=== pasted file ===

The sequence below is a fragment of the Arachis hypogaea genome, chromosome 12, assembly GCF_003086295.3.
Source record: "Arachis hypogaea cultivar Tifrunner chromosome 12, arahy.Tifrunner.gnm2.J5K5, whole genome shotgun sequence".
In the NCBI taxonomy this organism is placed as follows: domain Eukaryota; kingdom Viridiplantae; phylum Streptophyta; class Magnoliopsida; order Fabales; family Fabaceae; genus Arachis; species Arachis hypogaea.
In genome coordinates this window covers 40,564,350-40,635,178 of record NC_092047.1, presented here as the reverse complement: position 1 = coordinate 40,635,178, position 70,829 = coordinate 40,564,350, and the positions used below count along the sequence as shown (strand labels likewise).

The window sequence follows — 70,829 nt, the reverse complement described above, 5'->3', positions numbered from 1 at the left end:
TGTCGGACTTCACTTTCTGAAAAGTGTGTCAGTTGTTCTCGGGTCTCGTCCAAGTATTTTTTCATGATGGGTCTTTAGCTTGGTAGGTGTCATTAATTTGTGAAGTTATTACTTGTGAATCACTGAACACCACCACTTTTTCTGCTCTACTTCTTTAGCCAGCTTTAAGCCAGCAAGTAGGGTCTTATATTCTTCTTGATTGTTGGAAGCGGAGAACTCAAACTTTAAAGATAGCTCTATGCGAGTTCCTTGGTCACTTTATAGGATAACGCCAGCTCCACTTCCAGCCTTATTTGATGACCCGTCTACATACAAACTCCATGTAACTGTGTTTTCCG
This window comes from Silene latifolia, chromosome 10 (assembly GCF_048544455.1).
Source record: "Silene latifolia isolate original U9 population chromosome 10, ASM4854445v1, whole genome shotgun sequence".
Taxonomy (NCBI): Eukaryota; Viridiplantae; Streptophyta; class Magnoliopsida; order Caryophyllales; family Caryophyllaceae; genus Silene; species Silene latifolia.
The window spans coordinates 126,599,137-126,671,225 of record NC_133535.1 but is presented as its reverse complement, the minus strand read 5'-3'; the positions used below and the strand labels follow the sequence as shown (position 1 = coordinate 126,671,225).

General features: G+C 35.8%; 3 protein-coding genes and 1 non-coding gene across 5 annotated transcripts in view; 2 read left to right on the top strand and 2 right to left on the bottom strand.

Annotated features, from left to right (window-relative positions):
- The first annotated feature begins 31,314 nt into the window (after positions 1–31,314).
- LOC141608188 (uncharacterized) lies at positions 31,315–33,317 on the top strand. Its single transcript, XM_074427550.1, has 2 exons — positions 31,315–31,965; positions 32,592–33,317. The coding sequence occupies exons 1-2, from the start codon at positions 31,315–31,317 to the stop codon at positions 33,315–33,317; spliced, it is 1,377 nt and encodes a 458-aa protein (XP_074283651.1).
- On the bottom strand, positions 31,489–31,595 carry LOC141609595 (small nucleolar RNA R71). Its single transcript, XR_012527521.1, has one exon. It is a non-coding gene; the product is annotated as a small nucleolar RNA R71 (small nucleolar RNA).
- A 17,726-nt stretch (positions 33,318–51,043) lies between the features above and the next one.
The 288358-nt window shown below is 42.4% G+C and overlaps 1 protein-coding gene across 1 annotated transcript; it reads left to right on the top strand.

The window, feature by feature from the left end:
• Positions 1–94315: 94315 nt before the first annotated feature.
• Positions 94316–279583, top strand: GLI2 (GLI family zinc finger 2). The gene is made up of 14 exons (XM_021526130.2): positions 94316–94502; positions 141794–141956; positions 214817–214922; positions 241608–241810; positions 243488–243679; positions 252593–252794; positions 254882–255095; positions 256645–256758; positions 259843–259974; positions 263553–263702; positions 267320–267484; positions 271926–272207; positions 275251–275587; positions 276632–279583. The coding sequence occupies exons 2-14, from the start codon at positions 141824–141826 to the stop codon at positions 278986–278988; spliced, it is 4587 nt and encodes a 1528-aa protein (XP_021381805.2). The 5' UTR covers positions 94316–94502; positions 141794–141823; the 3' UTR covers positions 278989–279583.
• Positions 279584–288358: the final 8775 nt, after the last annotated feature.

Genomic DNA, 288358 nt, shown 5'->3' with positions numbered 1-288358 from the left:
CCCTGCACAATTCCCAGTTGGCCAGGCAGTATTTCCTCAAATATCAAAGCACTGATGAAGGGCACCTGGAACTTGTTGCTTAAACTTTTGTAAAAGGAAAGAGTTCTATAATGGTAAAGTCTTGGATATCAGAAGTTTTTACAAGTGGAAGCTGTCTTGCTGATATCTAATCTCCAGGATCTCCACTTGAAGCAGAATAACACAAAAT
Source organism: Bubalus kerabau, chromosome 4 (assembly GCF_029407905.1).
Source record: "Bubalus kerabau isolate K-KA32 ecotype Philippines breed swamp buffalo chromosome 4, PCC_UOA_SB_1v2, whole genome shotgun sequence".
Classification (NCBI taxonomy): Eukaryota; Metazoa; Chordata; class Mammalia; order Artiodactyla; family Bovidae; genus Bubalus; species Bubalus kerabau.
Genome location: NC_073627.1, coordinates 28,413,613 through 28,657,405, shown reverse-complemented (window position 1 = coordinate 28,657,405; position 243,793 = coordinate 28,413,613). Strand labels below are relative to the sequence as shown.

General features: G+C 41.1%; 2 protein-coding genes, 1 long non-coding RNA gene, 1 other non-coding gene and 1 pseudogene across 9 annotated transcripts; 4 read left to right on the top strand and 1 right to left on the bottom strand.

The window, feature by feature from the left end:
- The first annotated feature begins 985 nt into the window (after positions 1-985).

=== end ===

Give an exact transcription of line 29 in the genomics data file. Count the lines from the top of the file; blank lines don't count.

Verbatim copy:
The window, feature by feature from the left end: